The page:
Trinity College’s campus will experience a dusk-like darkness on the afternoon of Monday, April 8, when the moon blocks out most of the sun’s light during a partial solar eclipse.

While Hartford will not see a total eclipse, more than 90 percent of the sun will appear covered. “It will still be quite impressive,” said Assistant Professor of Physics Kelly M. Patton. The path of totality—where the moon completely blocks the sun for several minutes—will track farther north, traversing parts of New York, Vermont, New Hampshire, and Maine.

solar eclipse 2021 from Chapel
A partial solar eclipse in 2021, as seen from the Trinity College Chapel. Photo by Nick Caito.

Associate Professor of Physics Barbara Walden said that the eclipse will last approximately two and a half hours, but the most interesting part is around the midpoint when there will be maximum coverage, which happens at 3:25 p.m. in Hartford. “The sun will be fairly high in the sky and it won’t be hard to see on campus,” Walden said. “The dimming of the sun in the middle of the day will be a pretty unusual experience, even if it’s cloudy that day.”

An eclipse occurs when the moon crosses directly between the sun and the Earth. “The Earth is orbiting the sun, and the moon is orbiting the Earth,” Patton said. “By random happenstance, the size of the moon in our sky is about the same size as the sun in our sky, so when the moon passes in front of the sun, if you’re at the right angle, the moon completely covers the sun and you get a total eclipse. Every now and then, some of the ways that physics works seem too good to be true, and yet, there it is.”

Patton is currently teaching the course “Relativity and Fundamental Particles,” which includes a well-timed connection to solar eclipses as they relate to Einstein’s theory of relativity. “One way to test that theory early on was to observe solar eclipses, to prove the concept that light gets bent by gravity,” Patton said. “This fact that light bends around stars and galaxies is used today by Hubble and Webb and all the big telescopes as a way to observe far-distant galaxies.”

The path of totality is fairly narrow across the Earth’s surface, according to Walden, who has developed several courses in astronomy at Trinity. “Whereas lunar eclipses are visible throughout most of the Earth, solar eclipses are not,” said Walden, highlighting the rarity of this occurrence. “The moon is actually making a shadow on the Earth, and the shadow that passes over parts of the Earth is really tiny.”

solar eclipse over Connecticut State Capitol.
In this photo composite, the progression of a partial solar eclipse in 2017 is seen over the Connecticut State Capitol in Hartford. Photo by Nick Caito.

Safety should be every observer’s priority when viewing the eclipse. “You never want to look directly at the sun without the proper eye protection,” Walden said. “Any time you look at the sun, you can burn the retinas or damage the corneas of your eyes.”

Walden added that special eclipse glasses that are safe for viewing are quite opaque over a large portion of the light spectrum. “You cannot use regular sunglasses,” she said. “When you look through eclipse glasses, you shouldn’t be able to see anything except for a very bright light source.” After receiving inquiries from students, Walden ordered 300 pairs of eclipse glasses to distribute.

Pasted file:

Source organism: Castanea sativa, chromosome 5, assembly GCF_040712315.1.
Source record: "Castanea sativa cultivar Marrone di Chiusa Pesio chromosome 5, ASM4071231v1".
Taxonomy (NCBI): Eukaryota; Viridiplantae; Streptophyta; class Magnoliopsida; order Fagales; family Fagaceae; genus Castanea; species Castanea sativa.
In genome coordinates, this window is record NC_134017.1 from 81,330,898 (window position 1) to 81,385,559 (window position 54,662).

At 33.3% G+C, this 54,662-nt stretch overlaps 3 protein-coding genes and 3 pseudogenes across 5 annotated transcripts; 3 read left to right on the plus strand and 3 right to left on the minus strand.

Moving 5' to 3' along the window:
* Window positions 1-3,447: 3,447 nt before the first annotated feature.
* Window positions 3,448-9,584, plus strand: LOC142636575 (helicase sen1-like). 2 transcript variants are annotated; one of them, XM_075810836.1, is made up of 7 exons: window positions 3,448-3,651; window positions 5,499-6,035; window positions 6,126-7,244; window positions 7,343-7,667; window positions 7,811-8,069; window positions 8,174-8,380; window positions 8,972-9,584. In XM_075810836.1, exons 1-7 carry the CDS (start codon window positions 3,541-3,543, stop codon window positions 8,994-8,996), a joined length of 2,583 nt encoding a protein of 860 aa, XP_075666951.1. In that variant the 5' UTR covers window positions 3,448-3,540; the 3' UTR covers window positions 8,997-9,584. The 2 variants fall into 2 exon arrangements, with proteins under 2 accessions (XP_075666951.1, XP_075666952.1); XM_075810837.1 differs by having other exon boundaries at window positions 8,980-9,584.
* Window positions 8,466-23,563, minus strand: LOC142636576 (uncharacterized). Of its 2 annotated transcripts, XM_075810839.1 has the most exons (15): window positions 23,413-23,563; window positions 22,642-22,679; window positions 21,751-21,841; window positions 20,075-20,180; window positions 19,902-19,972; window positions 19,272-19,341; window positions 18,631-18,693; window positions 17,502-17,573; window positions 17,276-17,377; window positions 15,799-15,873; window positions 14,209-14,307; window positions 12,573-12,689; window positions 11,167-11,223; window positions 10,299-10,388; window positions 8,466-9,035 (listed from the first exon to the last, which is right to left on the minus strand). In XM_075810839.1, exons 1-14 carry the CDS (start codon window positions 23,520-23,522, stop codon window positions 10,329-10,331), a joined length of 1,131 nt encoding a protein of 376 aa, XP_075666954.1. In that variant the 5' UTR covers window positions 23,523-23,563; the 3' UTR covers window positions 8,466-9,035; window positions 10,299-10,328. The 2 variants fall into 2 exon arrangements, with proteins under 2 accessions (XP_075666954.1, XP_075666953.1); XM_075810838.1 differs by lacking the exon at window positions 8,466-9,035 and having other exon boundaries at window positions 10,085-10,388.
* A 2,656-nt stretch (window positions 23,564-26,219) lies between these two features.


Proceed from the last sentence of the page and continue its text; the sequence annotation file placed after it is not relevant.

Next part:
There are other ways to observe the eclipse without special glasses, Walden explained. “In areas of dappled shade under trees, you’ll notice projections of the eclipse. The tiny spaces between leaves where the light gets through act as pinhole cameras and make images of the sun on the ground. It will be quite fabulous because you’ll be able to see all these little projections of the sun, and they’ll be in the eclipse shape. It will be quite distinctive,” Walden said. “You can create this yourself, too, by making a tiny pinhole in a large piece of aluminum foil and holding it up high to get a good-sized projection. You can make a tiny projection using a gap between your fingers as well, and some people even use strainers or colanders.”

One reason why people find eclipses so interesting is that when the sun’s bright surface is blocked out during totality, they can directly observe the sun’s corona, or outer atmosphere, Walden said. “We’re in an active period of the sun’s solar cycle, which may mean that the corona could be quite spectacular,” she said. “Sometimes you see globs or jets of plasma thrown off the surface of the sun, due to complicated magnetic fields.”

Patton agreed, “What makes this eclipse a little special is that the corona may be even more impressive and dramatic than usual. If you have the right glasses, you might be in for a really awesome show.”

2004 transit of Venus
The Trinity community gathered in 2004 to observe a transit of Venus. Photo by Barbara Walden.

The physics faculty members encouraged all members of the Trinity community to experience the eclipse—weather permitting—as another one like it will not be visible in the United States until 2044.

Walden suggested visiting the website for more information about the timing and path of the April 8 solar eclipse.

The 200-year history of the College includes several other connections to astronomical events, including the transit of Venus in 1882, when a German commission sent a team of astronomers to campus to observe Earth’s neighboring planet cross in front of the sun. A stone plaque commemorating that transit and visit is located at the edge of the McCook Academic Building patio. More than a century later, the 2004 transit of Venus attracted hundreds of observers to campus.

Trinity also was once home to the St. John Observatory, and over the years has been the location of several sundials, at least two of which still stand today.